Posted in Social Media

People Under 30 Value Social Media Freedom Over Salary

Recent online statistics released by illustrate the increasing power of social media across users of all ages. However, one of the most intriguing stats showed younger generations value social media freedom over money when looking for work.

Statistics gathered for a blog post entitled “This is Your Brain on Social Media,” highlighted the fact that 1 in 3 people under the age of 30 value social media freedom over salary. Of those polled, 56 percent said they would not take a job that did not allow access to social media.

The blog post also noted the average Facebook user spends 405 minutes a month on the social network. Typically, people spend 30 to 40 percent of the time talking about themselves, however that number jumps to 80 percent on social media.

The numbers also show social media is not slowing down any time soon. Facebook now has 1 billion users, Twitter has 555 million, and Pinterest has 11.7 million users.

For more interesting social media statistics, view the infographic provided by



Communication Professional and Writer/Blogger

4 thoughts on “People Under 30 Value Social Media Freedom Over Salary

    1. Thanks Lee! What a wonderful way to end the evneing. I love the context of this award, it means a great deal to be surrounded by people that are genuine.I wish there were a secret formula to the follower button. The only thing I’ve done is post consistantly and visit/comment consistantly. When you see a blog that really appeals to your style click in and visit some of their audience. God has done marvelous things in my first 2 months, if there be any credit let it go to Calvary.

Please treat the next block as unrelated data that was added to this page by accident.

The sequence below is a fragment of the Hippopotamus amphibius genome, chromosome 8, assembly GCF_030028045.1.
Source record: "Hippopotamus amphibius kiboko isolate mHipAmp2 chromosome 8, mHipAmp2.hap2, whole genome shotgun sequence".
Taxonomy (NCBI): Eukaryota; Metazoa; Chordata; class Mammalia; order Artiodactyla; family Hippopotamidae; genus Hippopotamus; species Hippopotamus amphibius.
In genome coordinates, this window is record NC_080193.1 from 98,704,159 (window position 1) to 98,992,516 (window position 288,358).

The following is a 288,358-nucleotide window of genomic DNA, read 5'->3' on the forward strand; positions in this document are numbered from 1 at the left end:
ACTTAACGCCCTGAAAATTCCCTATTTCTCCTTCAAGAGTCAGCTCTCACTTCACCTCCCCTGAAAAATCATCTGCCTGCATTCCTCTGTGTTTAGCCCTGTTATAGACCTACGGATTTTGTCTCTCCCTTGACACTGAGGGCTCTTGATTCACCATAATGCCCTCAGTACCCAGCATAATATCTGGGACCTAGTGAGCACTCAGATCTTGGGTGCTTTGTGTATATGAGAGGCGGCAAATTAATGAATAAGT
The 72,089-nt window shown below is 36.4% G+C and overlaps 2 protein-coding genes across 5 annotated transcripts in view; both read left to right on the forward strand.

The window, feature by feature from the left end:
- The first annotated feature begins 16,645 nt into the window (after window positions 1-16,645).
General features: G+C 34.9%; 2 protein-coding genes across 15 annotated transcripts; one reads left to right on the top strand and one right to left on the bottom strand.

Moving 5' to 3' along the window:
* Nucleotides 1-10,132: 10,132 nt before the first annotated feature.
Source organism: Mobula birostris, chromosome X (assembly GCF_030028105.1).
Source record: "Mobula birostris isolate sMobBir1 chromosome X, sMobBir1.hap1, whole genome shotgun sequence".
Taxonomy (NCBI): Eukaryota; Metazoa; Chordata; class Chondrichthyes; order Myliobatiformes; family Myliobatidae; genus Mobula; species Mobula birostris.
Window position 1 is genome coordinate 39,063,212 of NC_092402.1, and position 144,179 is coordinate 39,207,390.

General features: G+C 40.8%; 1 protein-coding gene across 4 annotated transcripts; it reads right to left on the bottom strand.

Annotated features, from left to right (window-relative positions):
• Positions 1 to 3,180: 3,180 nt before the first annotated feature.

1. Raghav, this is the best explanation of Social Media Recruiting I have seen since it baecme a recognized concept in the last 3 years or so BRAVO!The Gallop research proving that Customer Engagement (Prospect Engagement )drives Social Engagement (sharing of Employment Brand/Candidate Experience )is ground breaking and I could feel the earth quaking under my feet as I read it. The promise of online “Prospect” Engagement for careers will be realized when we emulate the interactions we experience in real life (Howard is spot-on, its “human speak”). People attend industry events to primarily enhance their careers by developing peer/mentor relationships. If companies provided similar Engagement Experiences online, they could attract a group of prospects they wouldn’t get from any other source. (If this seems like too much work its not reach out and I’ll show you…)A “real” Talent Community should be a group with similar functional backgrounds who see value in networking with employees of a specific company for possible career advancement. Masking the “ Job Agent” in your ATS as a Talent Community and blasting job ads to this database isn’t. Used as a job ad tool as Raghav so aptly stated is merely Talent Community spam!

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